Friday, July 4, 2008

Not Marvelous

There was a game I was involved with several years ago, called City of Heroes. In it, one can make a Superhero or Supervillain, complete with costume and super powers and save or terrorize the city at will, which in my mind seems kind of fun. There are several classes of hero one can choose which basically break down into several different roles. The tanker type, which is good at resisting damage (Superman,) the quick, agile, tactician which is good at dealing out damage (Batman,) the "blaster" who is fragile but does good damage (Green Lantern,) and various support types who heal or defend. You may notice that all the heroes I listed were from DC and not Marvel. There's a reason for that.

You see, Marvel got a kink in their backside because of people actually having fun with this game. It seems that they were upset because people could reproduce the image, likeness, name or powers of some of their superheroes. Because WE own the rights to these creations, WE are going to hire lawyers to sue the pants off you. How nice of you, Marvel. Someone actually thinks enough of your characters to emulate them in an online superhero game, and you threaten to shut the thing down completely for all users, whether they are emulating your heroes or not, by shutting down the business with your lawsuit.

And how many creations does Marvel own? Bunches and bunches of them. Their website says they have over 5,000 characters. And NO ONE is allowed to emulate any of them, because some genius in the 60's came up with an idea for a certain super power, a certain costume, a certain name, they own it. Uh huh. But the story does not stop there, dear reader, oh no.

Marvel hired lawyers who took the case to court. They presented evidence of "their" heroes being used in the game. But guess what- it was the lawyers themselves who had created the accounts for the expressed purpose of recreating these heroes so that the case could be brought to trial. It is against official NCSoft policy to copy existing heroes. There is no way these lawyers could have used this evidence without letting Marvel know exactly what they were doing. So, as far as I am concerned, Marvel is complicit, and I throw them in with the lawyers as scum sucking toadstools who are worth no more than the price they intended to exact from the gaming community.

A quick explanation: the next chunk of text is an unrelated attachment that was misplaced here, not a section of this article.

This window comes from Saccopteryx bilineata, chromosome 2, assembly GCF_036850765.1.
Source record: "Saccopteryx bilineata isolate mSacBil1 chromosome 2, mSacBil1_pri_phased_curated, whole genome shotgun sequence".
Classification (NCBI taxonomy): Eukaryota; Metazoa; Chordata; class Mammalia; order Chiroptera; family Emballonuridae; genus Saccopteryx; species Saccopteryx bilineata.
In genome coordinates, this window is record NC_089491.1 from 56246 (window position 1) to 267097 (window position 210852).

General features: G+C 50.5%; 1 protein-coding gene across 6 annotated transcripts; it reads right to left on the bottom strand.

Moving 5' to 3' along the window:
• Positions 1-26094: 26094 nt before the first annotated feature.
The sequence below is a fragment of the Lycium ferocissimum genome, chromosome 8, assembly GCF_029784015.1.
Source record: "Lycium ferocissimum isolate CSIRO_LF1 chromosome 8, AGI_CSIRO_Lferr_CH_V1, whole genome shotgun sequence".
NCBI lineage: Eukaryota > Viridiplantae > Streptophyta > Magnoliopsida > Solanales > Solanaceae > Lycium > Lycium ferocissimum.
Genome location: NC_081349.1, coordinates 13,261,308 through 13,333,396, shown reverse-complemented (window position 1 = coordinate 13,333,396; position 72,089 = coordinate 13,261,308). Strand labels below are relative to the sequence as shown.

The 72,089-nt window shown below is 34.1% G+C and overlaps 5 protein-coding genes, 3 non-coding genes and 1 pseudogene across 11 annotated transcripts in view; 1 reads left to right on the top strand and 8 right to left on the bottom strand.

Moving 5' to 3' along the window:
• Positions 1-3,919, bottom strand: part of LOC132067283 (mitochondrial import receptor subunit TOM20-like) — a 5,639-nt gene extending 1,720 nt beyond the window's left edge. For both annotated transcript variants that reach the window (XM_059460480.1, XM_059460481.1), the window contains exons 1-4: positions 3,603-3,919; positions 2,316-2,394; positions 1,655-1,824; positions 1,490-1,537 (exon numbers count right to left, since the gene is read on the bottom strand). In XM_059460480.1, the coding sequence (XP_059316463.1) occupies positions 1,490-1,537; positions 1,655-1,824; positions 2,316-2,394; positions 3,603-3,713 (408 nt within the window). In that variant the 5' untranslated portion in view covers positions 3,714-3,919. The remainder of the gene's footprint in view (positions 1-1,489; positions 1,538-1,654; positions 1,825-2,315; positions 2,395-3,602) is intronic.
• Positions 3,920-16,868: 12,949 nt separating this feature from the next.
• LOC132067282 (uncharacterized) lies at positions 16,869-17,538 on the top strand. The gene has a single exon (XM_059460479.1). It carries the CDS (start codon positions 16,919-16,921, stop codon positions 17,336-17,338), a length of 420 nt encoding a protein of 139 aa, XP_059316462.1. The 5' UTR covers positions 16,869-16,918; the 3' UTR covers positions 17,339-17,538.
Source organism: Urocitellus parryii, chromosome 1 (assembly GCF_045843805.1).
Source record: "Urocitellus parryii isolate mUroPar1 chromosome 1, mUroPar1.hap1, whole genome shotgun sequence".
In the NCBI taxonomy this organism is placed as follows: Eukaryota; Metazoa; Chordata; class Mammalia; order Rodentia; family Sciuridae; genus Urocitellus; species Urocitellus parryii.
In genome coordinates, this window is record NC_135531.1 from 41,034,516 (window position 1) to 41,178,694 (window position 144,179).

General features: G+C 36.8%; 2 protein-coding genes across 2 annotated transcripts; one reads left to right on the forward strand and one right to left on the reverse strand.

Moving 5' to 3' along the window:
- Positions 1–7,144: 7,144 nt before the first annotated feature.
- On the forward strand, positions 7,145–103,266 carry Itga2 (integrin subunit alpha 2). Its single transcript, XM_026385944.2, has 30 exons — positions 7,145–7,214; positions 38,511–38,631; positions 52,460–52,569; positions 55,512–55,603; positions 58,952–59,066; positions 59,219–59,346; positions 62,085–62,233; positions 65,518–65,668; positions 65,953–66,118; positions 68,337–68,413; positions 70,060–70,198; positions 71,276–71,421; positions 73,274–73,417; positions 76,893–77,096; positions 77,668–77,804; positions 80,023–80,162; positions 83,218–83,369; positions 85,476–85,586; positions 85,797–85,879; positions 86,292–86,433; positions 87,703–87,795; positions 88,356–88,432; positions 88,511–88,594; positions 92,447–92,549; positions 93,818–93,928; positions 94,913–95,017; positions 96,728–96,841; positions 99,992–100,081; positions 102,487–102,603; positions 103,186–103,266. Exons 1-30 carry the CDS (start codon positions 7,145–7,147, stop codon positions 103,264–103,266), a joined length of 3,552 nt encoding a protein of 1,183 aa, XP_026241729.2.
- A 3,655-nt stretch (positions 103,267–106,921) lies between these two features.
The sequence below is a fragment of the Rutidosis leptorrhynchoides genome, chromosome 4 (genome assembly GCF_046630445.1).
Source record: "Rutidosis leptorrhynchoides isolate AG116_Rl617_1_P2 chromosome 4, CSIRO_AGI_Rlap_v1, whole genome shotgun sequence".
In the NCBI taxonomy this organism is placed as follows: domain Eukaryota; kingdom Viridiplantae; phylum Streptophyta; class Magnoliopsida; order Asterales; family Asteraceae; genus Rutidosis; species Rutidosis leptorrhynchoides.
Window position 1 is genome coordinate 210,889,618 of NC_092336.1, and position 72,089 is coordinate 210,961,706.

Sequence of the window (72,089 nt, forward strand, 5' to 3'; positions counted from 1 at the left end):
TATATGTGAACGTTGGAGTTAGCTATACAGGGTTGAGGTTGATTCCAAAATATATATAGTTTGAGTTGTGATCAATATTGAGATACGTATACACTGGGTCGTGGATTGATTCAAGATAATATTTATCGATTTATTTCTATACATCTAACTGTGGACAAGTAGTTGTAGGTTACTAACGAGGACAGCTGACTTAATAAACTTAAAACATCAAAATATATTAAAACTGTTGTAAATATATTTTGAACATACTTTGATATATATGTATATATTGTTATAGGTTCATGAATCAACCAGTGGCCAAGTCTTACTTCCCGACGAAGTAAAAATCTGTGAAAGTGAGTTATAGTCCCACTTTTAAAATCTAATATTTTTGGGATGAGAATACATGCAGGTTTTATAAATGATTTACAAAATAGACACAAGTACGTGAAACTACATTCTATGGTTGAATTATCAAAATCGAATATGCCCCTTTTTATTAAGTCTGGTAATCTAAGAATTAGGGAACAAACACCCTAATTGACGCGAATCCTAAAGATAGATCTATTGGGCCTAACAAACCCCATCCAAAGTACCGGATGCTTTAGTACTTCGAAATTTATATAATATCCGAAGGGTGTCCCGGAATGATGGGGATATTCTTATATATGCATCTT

NCSoft eventually settled the lawsuit out of court, and thankfully it did not put them out of business. But its the nature of the thing- its not about how much they asked, its about how they went about it.

So I have decided to vote with my wallet in our free enterprise system. I will not view any movies based on Marvel characters nor will I buy the DVDs when they come out. I ceased being a fan when I heard about this incident. I urge others to do the same. Perhaps Marvel will learn someday not to bite the hand that feeds it- I kind of doubt it though.

cc: Marvel Public Relations

armchair coach
amateur historian

PS After writing this story, I discovered that Marvel was also involved in using lawyers to threaten a simple pre-screening of one of their movies (which was approved by Paramount and the theater mentioned, I might add.)

Perhaps they can officially affiliate themselves with Scientology and then they can begin suing anyone who even mentions their name. That would "suit" them well, it seems.

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